Post authored by Erin Gernon, marketing assistant for Summer Programs.
Walking down Boylston Street on Thursday afternoons in the summer, you may stumble across a concert outside the Berklee Bookstore: young, talented musicians performing their compositions in front of peers, the cafe crowd, and the passersby, whose urgent errands fade as they stand transfixed by the music.
These concerts are known as the Sidewalk Series and have been a fixture of the Five-Week Summer Performance Program since 2011. Every Thursday during the five-week program, selected students use the bookstore patio as their amphitheater for an afternoon.
“It was really fun; I enjoyed it,” said performer Noa Vlessing of Toronto, Canada about the Sidewalk Series. “ It’s always a good experience performing and to practice and to show your music.”
Vlessing explained that during Five-Week, there is plenty of opportunity to grow and learn as a musician. “I’ve really enjoyed the environment–where everyone is passionate about music,” she said. “I like jamming with people and co-writing.”
“It’s so awesome,” agreed Sam Woolf, a guitarist and vocalist from Florida. “There are so many talented musicians all together.”
For another student in the Sidewalk Series, Caroline Hisel of Texas, the Five-Week has been particularly inspiring to her as a songwriter.
“I only started writing songs last year at Five-Week,” she said. This year during the program, she wrote over 15 songs.
While there are many performance opportunities at the Five-Week Performance Program, the Sidewalk Series is one of the most engaging. Regularly, the performing student will teach lines to the audience, asking them to join in on the chorus. More often, people will clap along to the rhythm, cheering and applauding the performers.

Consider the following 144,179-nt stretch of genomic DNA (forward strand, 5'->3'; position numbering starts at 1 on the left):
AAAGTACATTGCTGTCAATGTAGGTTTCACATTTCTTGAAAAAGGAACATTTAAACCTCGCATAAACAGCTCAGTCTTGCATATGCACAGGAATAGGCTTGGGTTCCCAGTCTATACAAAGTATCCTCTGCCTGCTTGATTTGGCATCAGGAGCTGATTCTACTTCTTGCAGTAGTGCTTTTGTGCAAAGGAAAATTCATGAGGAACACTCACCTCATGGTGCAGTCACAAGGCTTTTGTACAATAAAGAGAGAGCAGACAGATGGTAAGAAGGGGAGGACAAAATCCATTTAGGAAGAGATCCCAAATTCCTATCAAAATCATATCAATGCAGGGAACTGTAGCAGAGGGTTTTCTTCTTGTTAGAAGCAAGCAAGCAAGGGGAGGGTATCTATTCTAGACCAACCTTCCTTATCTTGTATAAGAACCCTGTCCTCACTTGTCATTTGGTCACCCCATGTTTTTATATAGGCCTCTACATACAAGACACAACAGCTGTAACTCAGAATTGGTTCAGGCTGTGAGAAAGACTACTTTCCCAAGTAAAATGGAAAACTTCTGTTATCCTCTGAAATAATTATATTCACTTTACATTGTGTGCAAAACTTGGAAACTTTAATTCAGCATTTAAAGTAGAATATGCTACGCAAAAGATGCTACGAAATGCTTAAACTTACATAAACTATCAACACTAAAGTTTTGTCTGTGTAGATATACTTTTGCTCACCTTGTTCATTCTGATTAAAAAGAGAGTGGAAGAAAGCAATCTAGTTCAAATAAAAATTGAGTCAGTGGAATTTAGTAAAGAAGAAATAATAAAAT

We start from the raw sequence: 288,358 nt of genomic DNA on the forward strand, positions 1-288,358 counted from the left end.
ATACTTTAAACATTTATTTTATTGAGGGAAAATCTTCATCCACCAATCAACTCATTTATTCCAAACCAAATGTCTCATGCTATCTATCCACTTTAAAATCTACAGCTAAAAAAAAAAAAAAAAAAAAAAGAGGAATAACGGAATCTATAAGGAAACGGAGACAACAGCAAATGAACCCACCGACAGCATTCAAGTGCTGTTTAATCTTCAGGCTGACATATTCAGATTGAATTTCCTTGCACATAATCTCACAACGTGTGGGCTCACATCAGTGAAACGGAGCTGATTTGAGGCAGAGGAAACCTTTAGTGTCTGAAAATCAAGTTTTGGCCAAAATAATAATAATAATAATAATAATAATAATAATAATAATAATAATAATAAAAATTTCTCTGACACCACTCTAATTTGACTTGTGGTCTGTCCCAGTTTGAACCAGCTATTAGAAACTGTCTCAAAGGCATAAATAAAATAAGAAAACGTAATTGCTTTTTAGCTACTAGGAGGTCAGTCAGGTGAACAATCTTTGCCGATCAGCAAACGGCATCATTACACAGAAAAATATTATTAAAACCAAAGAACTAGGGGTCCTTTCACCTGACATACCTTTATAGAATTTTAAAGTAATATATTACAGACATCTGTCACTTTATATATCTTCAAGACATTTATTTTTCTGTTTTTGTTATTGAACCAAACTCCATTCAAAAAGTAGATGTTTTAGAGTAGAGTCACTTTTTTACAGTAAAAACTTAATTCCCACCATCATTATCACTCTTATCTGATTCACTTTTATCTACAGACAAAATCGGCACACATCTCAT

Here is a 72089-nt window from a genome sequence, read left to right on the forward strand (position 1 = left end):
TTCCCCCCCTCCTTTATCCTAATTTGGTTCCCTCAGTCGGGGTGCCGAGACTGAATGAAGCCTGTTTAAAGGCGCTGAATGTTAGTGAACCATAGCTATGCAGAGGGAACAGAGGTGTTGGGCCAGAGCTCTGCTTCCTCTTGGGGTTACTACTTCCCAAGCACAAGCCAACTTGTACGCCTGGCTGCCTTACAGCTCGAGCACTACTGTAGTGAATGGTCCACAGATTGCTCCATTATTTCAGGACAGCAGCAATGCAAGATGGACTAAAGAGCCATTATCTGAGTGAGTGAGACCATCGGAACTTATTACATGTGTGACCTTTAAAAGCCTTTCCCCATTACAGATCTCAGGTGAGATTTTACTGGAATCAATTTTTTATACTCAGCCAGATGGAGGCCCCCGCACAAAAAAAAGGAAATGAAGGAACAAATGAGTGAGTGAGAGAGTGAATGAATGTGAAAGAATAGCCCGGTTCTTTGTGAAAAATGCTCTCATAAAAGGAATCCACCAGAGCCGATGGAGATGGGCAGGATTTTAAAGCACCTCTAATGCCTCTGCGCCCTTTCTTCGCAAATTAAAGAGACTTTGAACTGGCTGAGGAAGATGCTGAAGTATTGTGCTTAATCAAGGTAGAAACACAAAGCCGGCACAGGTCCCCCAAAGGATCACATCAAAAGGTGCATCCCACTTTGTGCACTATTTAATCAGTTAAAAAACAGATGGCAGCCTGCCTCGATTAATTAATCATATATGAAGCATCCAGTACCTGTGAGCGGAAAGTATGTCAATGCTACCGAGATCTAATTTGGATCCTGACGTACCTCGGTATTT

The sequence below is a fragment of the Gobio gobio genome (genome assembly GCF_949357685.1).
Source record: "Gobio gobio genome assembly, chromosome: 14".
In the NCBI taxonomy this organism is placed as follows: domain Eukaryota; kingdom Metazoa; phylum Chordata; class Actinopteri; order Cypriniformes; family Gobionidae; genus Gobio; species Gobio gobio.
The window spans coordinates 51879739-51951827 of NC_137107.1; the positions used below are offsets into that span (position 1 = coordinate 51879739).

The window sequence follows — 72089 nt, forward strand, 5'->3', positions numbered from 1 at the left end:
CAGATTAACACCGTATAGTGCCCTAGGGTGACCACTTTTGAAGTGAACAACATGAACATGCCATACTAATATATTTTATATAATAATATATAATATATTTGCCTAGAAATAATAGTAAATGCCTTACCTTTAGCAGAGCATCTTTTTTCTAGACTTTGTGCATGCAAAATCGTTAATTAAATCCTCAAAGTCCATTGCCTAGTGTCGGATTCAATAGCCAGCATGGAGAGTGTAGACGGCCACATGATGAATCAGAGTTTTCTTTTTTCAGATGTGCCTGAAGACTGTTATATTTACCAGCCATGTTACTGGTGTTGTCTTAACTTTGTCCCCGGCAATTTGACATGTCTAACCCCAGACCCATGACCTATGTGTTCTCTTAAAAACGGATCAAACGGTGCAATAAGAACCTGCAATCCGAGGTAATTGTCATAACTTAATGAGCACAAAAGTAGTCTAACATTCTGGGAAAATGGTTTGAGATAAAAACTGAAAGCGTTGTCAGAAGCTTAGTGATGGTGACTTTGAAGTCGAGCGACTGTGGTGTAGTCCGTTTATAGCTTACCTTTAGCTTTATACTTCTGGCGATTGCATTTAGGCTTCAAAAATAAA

“It’s cool,” Woolf said about playing in the Sidewalk Series. “Like an open mic, but more audience participation.”
Bobby Stanton, who organizes the Sidewalk Series, agrees that its format contributes to a more relaxed and reciprocal performance than traditional venues.
“I think playing on the street makes them much more visible,” Stanton said. “Everybody walks by them and they have a much bigger audience than they might other places.”
Stanton is a guitarist and songwriter involved in ensembles, private lessons, and musicianship classes at Five-Week. He has been running the Sidewalk Series for three years and believes there is something compelling about playing on the street.
“When a siren or a truck goes by, they have to play a little bit louder and they learn to adjust. It’s a lot harder, but it sharpens their performance.” Stanton is interested in how space informs the performance and how it can even affect the music itself. As a singer-songwriter in a coffeehouse or theater setting, performers have a much different experience than when playing on the sidewalk, where they must compete with the city sounds of Boston.
More broadly, the Sidewalk Series is an opportunity for students to gain experience performing their own music and compositions in a positive atmosphere.
“I think that the most important thing for me is that we offer them a transformational moment—a chance to see if that’s what they want to do,” Stanton said. “We offer them a decision about how they are going to spend the rest of their lives. You get to see that moment.”
Other performers in the Sidewalk Series last summer included Blaire Alise, Daniela Amado, Victoria Canal, Molly Chapman, Madison Davey, Kate Diaz, Patricia Fernandez, Natalie Quevedo, Emma Stern, Leo Xia, Alec Young, and Paige Zollars.